At a point when this country is deeply divided on the best path to move forward it’s fitting that the national pastime is celebrating 40 years of ideological division and unresolved debate in the batter’s box.
This season marks the 40th anniversary of the designated hitter, a commemoration of four decades of Major League Baseball being a game divided against itself. The DH is baseball’s 38th parallel, bifurcating the American League and National League.
How is that in the 40 years since the first DH in major league history, Ron Blomberg of the New York Yankees, strode to the plate to face Luis Tiant on a wind-whipped day at Fenway Park on April 6, 1973, that we have a unified Germany and a disunited set of baseball playing rules?
It’s time baseball’s Cold War ended and the game was placed on a level playing field. With the move of the Houston Astros to the American League this season, putting 15 teams in each league and necessitating near daily interleague play, the National League needs to adopt the DH.
If commissioner Bud Selig wants to cement his legacy as an agent of change and innovation for MLB, then he should usher in this uniformity to the playing rules.
This suggestion is anathema to fans of the senior circuit and traditionalists who rhapsodize over the double switch, well-placed sacrifice bunts, and the strategic permutations that are part of the DNA of National League baseball. But NL baseball, while entertaining, quirky, and the producer of the last three World Series winners, is the steam engine to a turbocharged V-6.
Like every other sport, baseball has evolved into a highly specialized endeavor. Pitchers should pitch and hitters should hit. I don’t want to watch Tom Brady tackle, and I don’t want to watch Clayton Kershaw of the Los Angeles Dodgers swing a bat (more on the Dodgers ace later).
Baseball is the only one of the major North American team sports that has separate rules for separate leagues. Imagine if the NBA made the 3-pointer legal in the Eastern Conference, but not the Western Conference? It would be ludicrous.
Having the DH in just the American League was a compromise of convenience from the beginning.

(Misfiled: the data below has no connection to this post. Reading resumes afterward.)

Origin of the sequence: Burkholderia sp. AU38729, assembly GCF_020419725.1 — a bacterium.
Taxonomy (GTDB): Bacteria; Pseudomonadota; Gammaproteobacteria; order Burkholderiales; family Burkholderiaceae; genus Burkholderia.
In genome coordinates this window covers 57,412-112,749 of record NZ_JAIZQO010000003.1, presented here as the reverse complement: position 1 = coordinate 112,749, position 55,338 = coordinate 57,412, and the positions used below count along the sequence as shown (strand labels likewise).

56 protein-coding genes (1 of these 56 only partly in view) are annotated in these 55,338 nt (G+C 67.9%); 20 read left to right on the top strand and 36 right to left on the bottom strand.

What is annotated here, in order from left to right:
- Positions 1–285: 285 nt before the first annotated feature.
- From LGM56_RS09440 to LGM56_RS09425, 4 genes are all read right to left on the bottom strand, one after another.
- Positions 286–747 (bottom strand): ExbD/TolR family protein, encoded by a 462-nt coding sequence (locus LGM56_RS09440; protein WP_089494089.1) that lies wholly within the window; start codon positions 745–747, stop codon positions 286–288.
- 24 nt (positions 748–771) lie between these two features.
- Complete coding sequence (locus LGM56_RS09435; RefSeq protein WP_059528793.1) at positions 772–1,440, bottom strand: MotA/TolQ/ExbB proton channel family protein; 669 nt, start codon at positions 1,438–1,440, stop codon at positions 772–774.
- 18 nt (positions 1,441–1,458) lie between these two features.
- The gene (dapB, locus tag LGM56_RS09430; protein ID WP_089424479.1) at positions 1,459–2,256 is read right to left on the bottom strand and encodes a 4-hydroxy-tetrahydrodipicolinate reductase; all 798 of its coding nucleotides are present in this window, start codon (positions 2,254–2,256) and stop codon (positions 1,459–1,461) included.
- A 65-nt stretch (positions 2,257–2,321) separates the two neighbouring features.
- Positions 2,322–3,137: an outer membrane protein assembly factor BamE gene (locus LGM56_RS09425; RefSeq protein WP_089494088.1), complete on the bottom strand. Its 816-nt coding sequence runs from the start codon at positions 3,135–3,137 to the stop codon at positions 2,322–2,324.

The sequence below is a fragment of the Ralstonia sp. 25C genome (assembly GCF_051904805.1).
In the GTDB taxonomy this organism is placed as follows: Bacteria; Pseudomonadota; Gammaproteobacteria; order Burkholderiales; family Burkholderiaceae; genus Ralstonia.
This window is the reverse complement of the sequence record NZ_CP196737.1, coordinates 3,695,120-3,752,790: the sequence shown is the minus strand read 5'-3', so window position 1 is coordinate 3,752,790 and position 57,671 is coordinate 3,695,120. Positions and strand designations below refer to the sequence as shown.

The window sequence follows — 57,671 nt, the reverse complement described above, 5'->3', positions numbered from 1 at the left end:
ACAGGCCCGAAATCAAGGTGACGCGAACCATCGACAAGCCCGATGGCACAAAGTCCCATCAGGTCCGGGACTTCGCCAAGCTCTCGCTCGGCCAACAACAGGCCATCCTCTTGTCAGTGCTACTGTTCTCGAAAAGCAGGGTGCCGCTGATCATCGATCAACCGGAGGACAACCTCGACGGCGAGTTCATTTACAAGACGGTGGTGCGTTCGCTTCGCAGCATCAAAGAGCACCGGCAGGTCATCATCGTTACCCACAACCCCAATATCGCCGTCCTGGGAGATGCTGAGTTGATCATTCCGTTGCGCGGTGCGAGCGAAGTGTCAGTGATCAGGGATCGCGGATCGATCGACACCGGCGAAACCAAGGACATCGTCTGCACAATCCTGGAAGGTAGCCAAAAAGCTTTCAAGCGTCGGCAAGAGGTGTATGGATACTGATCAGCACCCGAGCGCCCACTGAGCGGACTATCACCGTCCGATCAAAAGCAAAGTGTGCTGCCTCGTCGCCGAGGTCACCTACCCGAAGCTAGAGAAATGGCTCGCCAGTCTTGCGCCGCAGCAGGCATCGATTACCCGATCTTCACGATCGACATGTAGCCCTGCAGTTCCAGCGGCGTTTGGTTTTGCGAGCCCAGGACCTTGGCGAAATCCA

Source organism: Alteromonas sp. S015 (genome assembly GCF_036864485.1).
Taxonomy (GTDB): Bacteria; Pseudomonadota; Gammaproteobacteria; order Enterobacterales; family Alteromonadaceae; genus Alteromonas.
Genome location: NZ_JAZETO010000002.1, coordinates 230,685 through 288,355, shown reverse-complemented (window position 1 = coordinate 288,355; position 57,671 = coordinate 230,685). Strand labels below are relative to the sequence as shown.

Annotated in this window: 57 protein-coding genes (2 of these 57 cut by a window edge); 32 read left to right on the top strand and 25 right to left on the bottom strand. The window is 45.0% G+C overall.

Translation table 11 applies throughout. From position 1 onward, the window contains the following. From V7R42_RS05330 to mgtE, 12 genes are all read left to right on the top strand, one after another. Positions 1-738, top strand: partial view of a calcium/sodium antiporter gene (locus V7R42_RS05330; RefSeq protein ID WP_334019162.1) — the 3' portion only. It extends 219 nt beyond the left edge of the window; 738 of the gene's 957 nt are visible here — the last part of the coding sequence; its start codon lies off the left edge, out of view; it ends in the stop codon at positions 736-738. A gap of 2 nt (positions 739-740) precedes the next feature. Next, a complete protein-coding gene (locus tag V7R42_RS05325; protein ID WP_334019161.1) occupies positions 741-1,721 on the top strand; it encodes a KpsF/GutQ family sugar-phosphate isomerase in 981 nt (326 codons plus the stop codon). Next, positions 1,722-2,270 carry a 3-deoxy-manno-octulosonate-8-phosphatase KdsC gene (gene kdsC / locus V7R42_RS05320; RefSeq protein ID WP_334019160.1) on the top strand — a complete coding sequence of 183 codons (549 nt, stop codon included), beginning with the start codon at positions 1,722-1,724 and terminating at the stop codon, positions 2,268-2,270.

Concerned about sagging attendance, American League owners pushed for the DH. On Jan. 11, 1973, commissioner Bowie Kuhn broke a stalemate between the 12 AL teams and the 12 NL teams, which were deadlocked on implementing the DH for three seasons on an experimental basis.
The American League would. The National League would not.
“I hope it works,” Kuhn said that day, according to a New York Times account. “I would have preferred that both leagues did it. But if it’s successful in one, then I hope the National follows suit.”
National League president Charles S. Feeney said, “We like the game the way it is.”
Those positions and quotes — like the rules dichotomy — have stood the test of time.
The DH wasn’t allowed in the World Series until 1976. From 1976 to 1985 baseball had the absurd practice of using the DH in all World Series games in even-numbered years and banning it completely in odd-numbered years.
Since 1986, World Series games have been played by AL rules in AL parks and NL rules in NL parks. The same format has been used since the adoption of interleague play.
A soft opening for making the DH standard practice would be mandating its use in NL parks during interleague play.
The novelty of interleague play has worn off. One way to invigorate it would be to play with American League rules in National League parks and National League rules in American League venues, giving fans an opportunity to experience live how the other half lives.
Opponents of the DH would argue that uniformity could be brought to baseball by the DH’s demise. MLB has threatened this in the past, but it’s not going to happen.
The Major League Baseball Players Association never will allow the abolition of the DH, a tool that allows players to stay in the game longer and drives up player salaries. They would rather agree to a salary cap — the most heretical words in the Gospel of Marvin Miller — first.
Plus, the DH is a winning proposition for players, owners, and managers. A team like the Red Sox gets to keep David Ortiz as the face of the franchise and a sorely needed good-will ambassador.
Ortiz doesn’t get squeezed financially the same way aging NFL players have this offseason.
Managers, second-guessed by fans about whether they should have had Cheerios or Chex for breakfast, have fewer decisions that can be derided and dissected because they don’t have to worry about pinch hitting for a pitcher in a crucial situation. Continued...